For more than 15 years, Microsoft MVP Megan Strant has been enhancing the end-user experience across organizations. She’s worked across a number of Microsoft partners, building and managing their change management practices and learning strategies.
The experience of your people on their journey, and at times, relying on their uptake of technology or shift in behavior, is a major part of the success of any change across your organization. To drive that success and to improve your people's experience along their journey, you need to make it personal by answering their, “What’s in It for Me (WIIFM)?”
In my session, Evolving Relationships With Change Management Methods, at Excelerate =SUM(it) 2022, when we polled the audience on which change management challenge they expected to be the most difficult, the top answer at 48% was “identifying each team’s WIIFM.”
WIIFM is different across the business—for business owners, for managers and for individual contributors. Each stakeholder level will have a different experience along your change program. But overall, to drive change, you need buy-in from every person from every level.
You’re asking more from your people, for them to perform extra work and in ways that often add stress. It’s crucial for you (the change agent) to connect with your people. By answering each team’s WIIFM, you can build the connection between:
- You and your people
- Your people and your upcoming change program
- your people and the ongoing change
In this blog post, discover how to overcome change management challenges and learn the three key elements in answering each team’s WIIFM:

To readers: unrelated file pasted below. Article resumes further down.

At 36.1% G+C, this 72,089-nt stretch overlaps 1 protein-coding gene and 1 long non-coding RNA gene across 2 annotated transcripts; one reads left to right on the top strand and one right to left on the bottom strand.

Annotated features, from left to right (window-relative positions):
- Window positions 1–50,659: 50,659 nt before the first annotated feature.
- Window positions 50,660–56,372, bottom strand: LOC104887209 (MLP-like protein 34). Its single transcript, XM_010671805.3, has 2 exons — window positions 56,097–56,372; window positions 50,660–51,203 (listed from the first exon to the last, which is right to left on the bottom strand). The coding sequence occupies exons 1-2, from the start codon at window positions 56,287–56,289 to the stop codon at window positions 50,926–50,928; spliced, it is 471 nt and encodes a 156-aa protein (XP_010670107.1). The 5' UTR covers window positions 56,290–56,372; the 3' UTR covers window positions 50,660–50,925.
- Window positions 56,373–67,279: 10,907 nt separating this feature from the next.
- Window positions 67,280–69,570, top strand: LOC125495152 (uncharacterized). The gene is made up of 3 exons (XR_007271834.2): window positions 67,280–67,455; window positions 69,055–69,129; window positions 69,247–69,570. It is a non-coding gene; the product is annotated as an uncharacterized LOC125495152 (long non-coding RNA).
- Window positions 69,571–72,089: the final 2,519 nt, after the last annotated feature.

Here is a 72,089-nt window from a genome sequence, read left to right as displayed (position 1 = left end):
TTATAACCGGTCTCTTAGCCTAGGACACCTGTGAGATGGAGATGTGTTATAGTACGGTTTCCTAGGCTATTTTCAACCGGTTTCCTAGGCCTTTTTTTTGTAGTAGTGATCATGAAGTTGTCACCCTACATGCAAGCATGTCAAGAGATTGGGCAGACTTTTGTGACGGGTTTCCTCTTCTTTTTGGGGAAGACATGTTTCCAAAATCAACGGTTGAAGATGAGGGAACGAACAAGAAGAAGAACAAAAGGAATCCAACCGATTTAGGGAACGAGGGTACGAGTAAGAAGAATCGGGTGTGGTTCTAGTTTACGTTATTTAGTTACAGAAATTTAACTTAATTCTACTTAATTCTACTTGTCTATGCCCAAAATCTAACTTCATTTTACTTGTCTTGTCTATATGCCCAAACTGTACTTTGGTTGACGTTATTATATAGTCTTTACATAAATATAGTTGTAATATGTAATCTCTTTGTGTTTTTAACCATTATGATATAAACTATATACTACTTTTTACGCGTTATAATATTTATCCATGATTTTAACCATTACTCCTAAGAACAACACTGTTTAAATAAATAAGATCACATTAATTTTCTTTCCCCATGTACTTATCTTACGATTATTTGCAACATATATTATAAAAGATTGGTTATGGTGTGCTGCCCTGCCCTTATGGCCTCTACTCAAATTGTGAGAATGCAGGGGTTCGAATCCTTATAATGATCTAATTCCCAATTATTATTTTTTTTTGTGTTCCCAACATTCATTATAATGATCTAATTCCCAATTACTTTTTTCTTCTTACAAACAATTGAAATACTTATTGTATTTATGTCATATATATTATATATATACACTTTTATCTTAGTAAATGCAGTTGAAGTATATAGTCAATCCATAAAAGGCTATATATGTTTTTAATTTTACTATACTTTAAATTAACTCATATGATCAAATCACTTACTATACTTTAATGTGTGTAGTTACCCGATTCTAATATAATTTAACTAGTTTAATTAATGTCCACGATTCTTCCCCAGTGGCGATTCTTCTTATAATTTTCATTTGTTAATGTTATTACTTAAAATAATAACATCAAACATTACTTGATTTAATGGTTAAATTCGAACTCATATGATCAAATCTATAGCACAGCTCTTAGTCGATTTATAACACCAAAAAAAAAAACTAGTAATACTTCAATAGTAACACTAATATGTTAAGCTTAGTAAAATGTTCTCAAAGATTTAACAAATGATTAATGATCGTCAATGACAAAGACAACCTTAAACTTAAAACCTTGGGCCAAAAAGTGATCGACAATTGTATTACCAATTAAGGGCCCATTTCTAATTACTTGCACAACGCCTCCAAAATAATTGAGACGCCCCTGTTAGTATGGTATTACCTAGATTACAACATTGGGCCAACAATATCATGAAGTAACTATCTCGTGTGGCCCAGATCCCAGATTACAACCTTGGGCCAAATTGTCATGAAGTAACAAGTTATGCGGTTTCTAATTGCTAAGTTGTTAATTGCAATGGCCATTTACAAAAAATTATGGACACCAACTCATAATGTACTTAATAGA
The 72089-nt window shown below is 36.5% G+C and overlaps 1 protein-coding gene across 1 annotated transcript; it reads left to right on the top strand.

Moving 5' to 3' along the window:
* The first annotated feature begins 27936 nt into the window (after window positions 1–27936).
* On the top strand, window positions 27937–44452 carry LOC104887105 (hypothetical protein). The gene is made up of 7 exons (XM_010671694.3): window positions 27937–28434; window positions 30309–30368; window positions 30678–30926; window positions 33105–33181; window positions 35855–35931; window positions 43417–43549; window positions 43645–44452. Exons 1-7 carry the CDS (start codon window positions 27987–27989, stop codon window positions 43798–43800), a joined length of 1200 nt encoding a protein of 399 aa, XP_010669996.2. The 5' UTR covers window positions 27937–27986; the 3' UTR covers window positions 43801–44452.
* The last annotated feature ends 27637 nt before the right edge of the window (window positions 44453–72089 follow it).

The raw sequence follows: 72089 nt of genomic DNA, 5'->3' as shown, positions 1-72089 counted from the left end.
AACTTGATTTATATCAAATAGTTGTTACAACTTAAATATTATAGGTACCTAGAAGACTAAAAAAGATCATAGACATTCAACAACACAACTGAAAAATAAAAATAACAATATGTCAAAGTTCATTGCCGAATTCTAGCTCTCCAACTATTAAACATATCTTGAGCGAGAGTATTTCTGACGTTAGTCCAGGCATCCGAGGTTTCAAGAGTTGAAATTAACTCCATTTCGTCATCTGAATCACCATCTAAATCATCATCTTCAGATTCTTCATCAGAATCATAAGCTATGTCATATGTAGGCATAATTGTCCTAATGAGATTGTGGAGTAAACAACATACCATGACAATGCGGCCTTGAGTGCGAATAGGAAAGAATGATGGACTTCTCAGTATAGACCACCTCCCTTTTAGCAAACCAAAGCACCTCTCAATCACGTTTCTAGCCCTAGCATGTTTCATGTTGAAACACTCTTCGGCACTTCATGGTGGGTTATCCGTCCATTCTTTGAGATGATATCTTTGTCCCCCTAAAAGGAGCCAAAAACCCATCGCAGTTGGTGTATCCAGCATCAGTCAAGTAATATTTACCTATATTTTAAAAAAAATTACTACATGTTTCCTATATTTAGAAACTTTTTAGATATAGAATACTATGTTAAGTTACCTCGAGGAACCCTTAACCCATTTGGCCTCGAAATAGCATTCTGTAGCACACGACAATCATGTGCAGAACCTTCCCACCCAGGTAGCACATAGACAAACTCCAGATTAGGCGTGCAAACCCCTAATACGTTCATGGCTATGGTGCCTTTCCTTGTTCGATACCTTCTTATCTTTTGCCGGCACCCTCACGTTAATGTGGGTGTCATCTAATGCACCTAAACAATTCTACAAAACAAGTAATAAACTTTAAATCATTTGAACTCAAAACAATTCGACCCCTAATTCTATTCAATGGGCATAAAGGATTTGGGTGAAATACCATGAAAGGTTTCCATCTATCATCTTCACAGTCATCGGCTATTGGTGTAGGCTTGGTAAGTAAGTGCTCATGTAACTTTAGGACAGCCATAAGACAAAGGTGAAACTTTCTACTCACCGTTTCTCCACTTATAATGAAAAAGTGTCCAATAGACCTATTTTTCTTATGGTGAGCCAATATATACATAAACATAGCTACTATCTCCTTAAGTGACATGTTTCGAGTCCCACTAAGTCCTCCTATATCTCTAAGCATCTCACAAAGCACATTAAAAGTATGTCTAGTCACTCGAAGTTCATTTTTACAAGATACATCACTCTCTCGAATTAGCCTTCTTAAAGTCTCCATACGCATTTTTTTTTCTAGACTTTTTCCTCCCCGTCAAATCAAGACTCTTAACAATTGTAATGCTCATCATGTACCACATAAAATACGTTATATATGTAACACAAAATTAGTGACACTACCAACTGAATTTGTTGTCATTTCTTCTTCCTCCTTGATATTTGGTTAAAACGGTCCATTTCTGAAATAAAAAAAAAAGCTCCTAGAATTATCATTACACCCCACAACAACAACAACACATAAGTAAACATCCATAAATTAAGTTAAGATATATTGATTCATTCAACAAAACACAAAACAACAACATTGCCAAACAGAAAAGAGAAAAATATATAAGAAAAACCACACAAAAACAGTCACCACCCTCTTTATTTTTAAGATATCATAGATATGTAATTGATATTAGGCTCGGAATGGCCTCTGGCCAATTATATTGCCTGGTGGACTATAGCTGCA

1. What Are the Core Reasons Behind My Change Program?
Start with the “why.” As world-renowned author Simon Sinek has been saying for years—the “why” is crucial in business. While his work focuses on a business’s purpose and inspiring people, the “why” in change management also flows through everything in work. Think: What’s the point?
Like how your business’s vision, strategic objectives and goals should flow through each department and connect to each employee’s role, your change program should too. Whether you’re going through a major transformation, driving culture change or implementing new software, you need to build a connection between your people and your change program. Think about your program as part of a greater purpose—not just an initiative. This will help you devise the language for communicating (I’ll get to this soon) the work ahead and its benefits.
2. What Are My Stakeholders’ Values and Motivators?
Involve your people in your planning. Discuss the upcoming changes. If you’re running a change program, major activities—such as impact reviews and strategy assessments—should already be underway. In other words, talk to your people and pay attention to their pain points, blockers and de-motivators. Your goal isn’t to please your people. Try to find a middle ground rather than forcing change.